Forget the Wim Hof method – Japanese toji water therapy is the wellness trend you need to know about in 2024

Ice baths have become inextricably linked with fitness, grit and determination – but the Japanese ‘hot water cure’ could be a just as effective (and undoubtedly more pleasant) method. Gabrielle Doman tries out Toji to kickstart her 2024 wellness journey

Tuesday 09 January 2024 13:03 GMT
Onsen culture has deep roots in Japan
Onsen culture has deep roots in Japan (Gabrielle Doman)

Tis the season for punishing rituals, like glugging litres of water each day, embarking on military-level exercise challenges and vowing to plunge your semi-naked body into icy water in the name of recovery.

Ice baths have become inextricably linked with fitness, grit and determination, driven in no small part by Dutch motivational speaker, Wim Hof, dubbed the Iceman. He is a proponent of controlled breathing techniques, regular ice baths and cold water immersion, which he claims helps with fat loss, balancing hormones, elevating your mood and fortifying your immune system.

But, for those who prefer a less abrasive start to the year, there’s a more pleasant way to embrace the benefits of bathing, and it has been practised for centuries by the Japanese, who know a thing or two about longevity.

Dogo Onsen public bath in Matsuyama (Gabrielle Doman)

Toji, meaning “hot water cure”, is the practice of bathing in hot springs, known in Japan as onsen, several times a day for at least a week as a way to treat a wide spectrum of ailments. The practice dates back to the 6th century and has sparked folklore stories around the miraculous healing powers of the local onsen. Shima Onsen in Gunma, for example, translates as “40,000”, which is commonly thought to stem from claims that it could cure 40,000 illnesses and disorders, with heartbreak singled out as one exception.

Read more on Japan travel:

Further south, legends emerged that Dogo Onsen in Matsuyama, Ehime healed the injured leg of a white heron who, 3,000 years ago, came every day to bathe it. A statue of the bird now sits atop the town’s public bath. In Shizuoka’s Tokko no Yu Onsen, stories have been passed down that Kobo Daishi, the 9th-century monk who established the Shingon school of Buddhism in Japan, struck a rock and caused hot spring water to gush forth and heal a sick young boy.

Wakayama’s Yonomine’s Tsubo-yu onsen, the world’s only Unesco world heritage-listed hot spring, is thought to have cured injured samurais after battle. Even eating an egg boiled (and its shell blackened) in the hot spring of Owakudani in Hakone is said to add seven years to your lifespan.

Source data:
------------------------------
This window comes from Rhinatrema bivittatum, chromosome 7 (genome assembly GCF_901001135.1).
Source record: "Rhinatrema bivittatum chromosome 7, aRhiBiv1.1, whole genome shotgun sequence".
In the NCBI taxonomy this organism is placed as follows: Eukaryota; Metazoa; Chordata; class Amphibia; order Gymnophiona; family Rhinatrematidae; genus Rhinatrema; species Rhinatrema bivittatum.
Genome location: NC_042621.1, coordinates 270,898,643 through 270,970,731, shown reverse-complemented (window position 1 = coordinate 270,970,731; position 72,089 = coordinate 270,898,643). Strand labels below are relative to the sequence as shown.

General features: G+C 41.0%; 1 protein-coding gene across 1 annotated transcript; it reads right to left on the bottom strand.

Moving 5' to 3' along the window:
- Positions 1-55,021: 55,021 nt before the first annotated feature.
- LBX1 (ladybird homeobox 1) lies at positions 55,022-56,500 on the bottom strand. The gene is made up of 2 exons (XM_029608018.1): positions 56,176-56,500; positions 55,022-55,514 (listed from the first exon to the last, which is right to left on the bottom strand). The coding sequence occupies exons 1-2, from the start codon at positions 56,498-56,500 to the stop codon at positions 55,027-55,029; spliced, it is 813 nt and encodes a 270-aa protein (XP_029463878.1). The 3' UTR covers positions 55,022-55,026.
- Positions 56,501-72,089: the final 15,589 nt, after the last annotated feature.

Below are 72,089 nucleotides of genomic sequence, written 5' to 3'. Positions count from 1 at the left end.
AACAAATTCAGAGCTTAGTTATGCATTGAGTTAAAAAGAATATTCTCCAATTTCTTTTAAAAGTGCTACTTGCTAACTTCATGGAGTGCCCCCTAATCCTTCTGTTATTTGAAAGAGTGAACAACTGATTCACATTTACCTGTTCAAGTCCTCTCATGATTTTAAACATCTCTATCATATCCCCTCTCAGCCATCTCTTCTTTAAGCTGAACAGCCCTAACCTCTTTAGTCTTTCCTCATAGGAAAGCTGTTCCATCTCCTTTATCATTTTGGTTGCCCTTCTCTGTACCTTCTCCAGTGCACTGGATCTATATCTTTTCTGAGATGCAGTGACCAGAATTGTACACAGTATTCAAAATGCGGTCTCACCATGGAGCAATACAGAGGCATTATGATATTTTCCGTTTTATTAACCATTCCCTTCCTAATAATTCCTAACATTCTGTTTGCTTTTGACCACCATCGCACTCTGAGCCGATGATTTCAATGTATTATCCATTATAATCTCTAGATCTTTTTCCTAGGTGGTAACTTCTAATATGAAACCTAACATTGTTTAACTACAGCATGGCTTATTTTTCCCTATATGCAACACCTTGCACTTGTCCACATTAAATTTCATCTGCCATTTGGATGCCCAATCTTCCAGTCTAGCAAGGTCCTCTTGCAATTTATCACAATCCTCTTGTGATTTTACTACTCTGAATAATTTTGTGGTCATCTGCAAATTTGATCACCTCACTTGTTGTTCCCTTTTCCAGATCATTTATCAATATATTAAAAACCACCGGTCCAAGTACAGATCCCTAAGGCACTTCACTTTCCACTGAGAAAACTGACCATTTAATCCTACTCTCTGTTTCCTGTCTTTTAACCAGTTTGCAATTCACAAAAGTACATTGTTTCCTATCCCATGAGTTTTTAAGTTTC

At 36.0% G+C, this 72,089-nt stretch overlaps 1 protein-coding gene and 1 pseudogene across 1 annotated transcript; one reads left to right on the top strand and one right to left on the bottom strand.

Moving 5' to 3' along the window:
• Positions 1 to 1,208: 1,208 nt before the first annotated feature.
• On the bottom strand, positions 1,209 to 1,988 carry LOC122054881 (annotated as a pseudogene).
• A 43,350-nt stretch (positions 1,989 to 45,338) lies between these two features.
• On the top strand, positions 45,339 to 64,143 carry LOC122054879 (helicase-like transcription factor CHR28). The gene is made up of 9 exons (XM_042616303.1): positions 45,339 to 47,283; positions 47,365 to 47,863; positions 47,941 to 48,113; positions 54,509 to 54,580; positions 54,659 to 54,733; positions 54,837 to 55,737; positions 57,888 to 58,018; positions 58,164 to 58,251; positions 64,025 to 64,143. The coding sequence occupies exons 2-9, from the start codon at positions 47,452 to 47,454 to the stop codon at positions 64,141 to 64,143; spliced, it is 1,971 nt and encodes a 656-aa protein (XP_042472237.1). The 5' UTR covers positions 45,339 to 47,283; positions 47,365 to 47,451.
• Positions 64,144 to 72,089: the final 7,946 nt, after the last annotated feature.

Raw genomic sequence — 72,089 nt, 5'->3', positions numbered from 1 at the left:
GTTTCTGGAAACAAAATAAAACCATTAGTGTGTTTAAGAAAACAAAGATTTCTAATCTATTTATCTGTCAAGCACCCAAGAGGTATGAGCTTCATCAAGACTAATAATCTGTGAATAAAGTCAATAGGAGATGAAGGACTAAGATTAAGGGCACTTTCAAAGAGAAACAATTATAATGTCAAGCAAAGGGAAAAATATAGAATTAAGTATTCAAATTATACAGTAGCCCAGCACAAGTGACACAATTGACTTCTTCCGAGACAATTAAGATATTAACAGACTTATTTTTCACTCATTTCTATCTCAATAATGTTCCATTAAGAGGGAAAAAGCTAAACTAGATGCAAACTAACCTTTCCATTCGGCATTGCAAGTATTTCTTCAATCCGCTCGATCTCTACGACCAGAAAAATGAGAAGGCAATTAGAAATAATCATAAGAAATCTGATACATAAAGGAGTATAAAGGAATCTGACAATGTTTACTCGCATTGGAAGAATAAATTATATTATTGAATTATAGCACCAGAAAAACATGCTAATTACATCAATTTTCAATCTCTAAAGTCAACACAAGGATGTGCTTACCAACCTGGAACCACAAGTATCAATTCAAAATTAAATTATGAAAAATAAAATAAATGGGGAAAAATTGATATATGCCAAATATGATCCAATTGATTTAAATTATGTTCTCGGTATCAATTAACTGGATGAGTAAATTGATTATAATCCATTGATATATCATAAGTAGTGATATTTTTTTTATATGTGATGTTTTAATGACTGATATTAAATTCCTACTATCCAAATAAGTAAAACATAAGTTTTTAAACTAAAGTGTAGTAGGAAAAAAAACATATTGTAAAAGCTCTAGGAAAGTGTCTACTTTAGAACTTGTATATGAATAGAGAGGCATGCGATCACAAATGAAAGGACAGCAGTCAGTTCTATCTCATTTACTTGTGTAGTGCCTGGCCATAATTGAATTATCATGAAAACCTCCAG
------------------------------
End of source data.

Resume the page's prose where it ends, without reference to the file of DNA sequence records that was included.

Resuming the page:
Studies have shown that within three weeks of toji, blood pressure and stress hormones are lowered

Professor Shinya Hayasaka

While many of the historic benefits of toji might be a little far-fetched, there is some solid science behind the health-promoting qualities of onsen bathing. Professor Shinya Hayasaka, a doctor of medicine and professor at Tokyo City University, studies the effects of onsen bathing and the practice of toji. “Studies have shown that within three weeks of toji, blood pressure and stress hormones are lowered, and those who take more than one onsen bath a week have lower LDL and higher HDL cholesterol,” he says.

Caution needs to be exercised when bathing, and when it comes to bathing times, less is more. “The ideal temperature is between 38 and 40 degrees. If the temperature goes over 41, it can raise your blood pressure and cause clotting,” warns Hayaska. “Because onsens have high mineral content it can warm you up quicker. A good indication of when to get out is when you have some sweat on your forehead.”

The open air bath in Kusatsu (Gabrielle Doman)

The benefits of bathing can be amplified by taking the mineral-rich onsen water orally, in areas where it is safe to do so. Some onsen towns have hot spring drinking fountains called insenjo in addition to baths. Government research published by the Ministry of the Environment suggests the mineral content of the onsen can boost your health, too. Its findings report that drinking a little hot spring water rich in sodium chloride is beneficial for those suffering with kidney disease, hypertension, swelling and hyperthyroidism, while sipping from a sulfur or carbon dioxide-rich insenjo can help ease diarrhoea. The Japan Onsen Association advises consulting with your doctor before drinking onsen water, only doing it in areas with insenjo and limiting the amount you drink to 100 to 150ml at a time and a maximum of 200 to 500ml per day.